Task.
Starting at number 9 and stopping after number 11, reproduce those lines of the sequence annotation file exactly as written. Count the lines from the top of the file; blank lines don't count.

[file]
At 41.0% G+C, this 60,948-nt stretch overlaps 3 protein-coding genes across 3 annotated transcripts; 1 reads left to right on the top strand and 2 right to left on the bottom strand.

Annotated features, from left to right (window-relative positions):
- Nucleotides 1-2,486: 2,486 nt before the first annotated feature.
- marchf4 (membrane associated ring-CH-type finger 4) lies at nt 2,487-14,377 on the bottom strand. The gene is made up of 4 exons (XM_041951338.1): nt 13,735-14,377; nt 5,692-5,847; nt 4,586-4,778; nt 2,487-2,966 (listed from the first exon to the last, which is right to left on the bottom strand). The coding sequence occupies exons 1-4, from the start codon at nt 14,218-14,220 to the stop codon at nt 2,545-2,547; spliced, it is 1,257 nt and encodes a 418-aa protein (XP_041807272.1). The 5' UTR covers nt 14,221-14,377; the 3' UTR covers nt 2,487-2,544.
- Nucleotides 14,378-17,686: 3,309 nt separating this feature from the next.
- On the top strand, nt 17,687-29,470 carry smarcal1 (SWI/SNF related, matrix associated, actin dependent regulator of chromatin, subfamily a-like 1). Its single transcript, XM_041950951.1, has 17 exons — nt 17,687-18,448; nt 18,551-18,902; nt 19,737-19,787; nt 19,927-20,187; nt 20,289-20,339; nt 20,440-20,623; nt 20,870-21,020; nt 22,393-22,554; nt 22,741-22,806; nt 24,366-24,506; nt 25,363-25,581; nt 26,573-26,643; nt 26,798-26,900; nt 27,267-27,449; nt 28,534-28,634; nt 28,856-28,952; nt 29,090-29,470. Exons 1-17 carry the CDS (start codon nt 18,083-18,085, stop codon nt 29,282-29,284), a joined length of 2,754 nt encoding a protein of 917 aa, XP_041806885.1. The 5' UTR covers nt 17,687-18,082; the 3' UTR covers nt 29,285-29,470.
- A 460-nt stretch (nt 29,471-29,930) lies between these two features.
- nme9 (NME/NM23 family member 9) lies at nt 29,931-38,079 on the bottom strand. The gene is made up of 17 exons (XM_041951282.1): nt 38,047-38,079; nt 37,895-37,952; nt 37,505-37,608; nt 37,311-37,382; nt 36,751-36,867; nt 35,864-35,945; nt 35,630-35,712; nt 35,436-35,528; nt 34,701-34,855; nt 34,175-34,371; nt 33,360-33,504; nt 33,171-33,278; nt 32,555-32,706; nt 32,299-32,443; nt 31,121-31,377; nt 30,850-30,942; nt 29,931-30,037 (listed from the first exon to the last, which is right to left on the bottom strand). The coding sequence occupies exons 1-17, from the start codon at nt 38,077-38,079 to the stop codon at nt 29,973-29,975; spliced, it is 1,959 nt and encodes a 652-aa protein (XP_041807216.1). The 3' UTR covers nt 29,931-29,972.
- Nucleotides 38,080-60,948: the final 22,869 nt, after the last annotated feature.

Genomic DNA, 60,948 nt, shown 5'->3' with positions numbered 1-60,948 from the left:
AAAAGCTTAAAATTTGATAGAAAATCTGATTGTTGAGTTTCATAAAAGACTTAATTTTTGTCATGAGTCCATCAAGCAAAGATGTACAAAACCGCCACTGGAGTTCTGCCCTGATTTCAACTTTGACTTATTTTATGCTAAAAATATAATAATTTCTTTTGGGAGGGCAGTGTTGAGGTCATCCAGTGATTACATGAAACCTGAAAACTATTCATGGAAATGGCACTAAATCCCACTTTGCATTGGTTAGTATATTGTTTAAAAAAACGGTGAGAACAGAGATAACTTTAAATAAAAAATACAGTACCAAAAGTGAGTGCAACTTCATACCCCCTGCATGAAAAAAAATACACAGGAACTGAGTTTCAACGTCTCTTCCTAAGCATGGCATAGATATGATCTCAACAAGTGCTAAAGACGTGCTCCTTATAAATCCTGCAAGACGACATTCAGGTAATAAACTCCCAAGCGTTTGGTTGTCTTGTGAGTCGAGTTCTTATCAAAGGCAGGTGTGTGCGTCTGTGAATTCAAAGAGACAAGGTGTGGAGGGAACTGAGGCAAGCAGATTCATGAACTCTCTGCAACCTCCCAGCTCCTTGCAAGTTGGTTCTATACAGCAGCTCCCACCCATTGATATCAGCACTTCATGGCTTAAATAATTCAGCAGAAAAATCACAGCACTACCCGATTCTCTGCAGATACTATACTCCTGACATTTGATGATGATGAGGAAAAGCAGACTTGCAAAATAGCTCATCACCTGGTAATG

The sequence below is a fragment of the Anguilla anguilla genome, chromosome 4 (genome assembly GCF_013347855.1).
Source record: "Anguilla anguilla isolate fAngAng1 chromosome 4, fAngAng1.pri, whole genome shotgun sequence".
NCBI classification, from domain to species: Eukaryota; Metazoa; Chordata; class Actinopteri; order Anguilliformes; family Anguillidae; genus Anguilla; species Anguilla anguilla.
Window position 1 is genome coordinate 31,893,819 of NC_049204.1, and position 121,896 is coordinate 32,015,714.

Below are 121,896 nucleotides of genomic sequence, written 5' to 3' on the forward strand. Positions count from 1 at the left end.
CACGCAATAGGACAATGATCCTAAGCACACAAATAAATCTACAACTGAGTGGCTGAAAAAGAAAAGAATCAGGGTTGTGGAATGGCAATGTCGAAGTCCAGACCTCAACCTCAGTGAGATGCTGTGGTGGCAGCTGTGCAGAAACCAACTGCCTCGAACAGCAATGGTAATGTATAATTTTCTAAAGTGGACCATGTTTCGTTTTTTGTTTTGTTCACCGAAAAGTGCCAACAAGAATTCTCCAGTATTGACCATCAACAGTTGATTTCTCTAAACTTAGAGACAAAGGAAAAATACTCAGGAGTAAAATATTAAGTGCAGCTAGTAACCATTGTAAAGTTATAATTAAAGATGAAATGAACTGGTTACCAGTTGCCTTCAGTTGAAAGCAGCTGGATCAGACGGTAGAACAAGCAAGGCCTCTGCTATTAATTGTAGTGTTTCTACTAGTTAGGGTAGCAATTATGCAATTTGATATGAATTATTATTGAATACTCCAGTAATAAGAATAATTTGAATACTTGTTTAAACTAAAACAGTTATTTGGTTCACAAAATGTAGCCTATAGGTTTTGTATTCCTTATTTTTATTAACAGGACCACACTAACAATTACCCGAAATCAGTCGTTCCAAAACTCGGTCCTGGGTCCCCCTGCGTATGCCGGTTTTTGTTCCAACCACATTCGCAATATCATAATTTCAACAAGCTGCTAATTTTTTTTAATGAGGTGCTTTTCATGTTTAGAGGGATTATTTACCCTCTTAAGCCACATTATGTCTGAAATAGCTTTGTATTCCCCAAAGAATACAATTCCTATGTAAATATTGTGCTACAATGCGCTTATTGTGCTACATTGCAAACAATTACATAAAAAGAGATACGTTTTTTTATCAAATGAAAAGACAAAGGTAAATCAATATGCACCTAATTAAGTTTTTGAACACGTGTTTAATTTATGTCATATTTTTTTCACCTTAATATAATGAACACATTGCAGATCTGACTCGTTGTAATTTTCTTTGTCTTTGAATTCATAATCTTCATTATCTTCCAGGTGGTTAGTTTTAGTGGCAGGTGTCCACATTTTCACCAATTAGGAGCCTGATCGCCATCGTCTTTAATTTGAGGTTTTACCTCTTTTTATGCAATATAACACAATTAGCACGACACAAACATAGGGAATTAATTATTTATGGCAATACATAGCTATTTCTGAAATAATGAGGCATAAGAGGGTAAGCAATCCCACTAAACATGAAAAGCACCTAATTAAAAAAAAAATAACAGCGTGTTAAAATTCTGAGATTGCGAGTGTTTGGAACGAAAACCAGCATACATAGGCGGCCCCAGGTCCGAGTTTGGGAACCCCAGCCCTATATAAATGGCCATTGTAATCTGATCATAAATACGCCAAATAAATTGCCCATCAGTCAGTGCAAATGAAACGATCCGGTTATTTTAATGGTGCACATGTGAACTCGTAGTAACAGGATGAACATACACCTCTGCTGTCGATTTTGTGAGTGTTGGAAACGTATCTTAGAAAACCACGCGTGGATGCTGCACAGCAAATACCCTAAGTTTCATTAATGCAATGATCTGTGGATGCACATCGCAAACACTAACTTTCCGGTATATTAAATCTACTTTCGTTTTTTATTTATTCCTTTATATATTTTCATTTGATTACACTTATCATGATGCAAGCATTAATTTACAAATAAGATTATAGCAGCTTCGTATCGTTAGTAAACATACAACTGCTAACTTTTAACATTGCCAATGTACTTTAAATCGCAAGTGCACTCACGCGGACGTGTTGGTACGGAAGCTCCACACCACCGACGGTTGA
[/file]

- Nucleotides 38,080-60,948: the final 22,869 nt, after the last annotated feature.

Genomic DNA, 60,948 nt, shown 5'->3' with positions numbered 1-60,948 from the left:
AAAAGCTTAAAATTTGATAGAAAATCTGATTGTTGAGTTTCATAAAAGACTTAATTTTTGTCATGAGTCCATCAAGCAAAGATGTACAAAACCGCCACTGGAGTTCTGCCCTGATTTCAACTTTGACTTATTTTATGCTAAAAATATAATAATTTCTTTTGGGAGGGCAGTGTTGAGGTCATCCAGTGATTACATGAAACCTGAAAACTATTCATGGAAATGGCACTAAATCCCACTTTGCATTGGTTAGTATATTGTTTAAAAAAACGGTGAGAACAGAGATAACTTTAAATAAAAAATACAGTACCAAAAGTGAGTGCAACTTCATACCCCCTGCATGAAAAAAAATACACAGGAACTGAGTTTCAACGTCTCTTCCTAAGCATGGCATAGATATGATCTCAACAAGTGCTAAAGACGTGCTCCTTATAAATCCTGCAAGACGACATTCAGGTAATAAACTCCCAAGCGTTTGGTTGTCTTGTGAGTCGAGTTCTTATCAAAGGCAGGTGTGTGCGTCTGTGAATTCAAAGAGACAAGGTGTGGAGGGAACTGAGGCAAGCAGATTCATGAACTCTCTGCAACCTCCCAGCTCCTTGCAAGTTGGTTCTATACAGCAGCTCCCACCCATTGATATCAGCACTTCATGGCTTAAATAATTCAGCAGAAAAATCACAGCACTACCCGATTCTCTGCAGATACTATACTCCTGACATTTGATGATGATGAGGAAAAGCAGACTTGCAAAATAGCTCATCACCTGGTAATG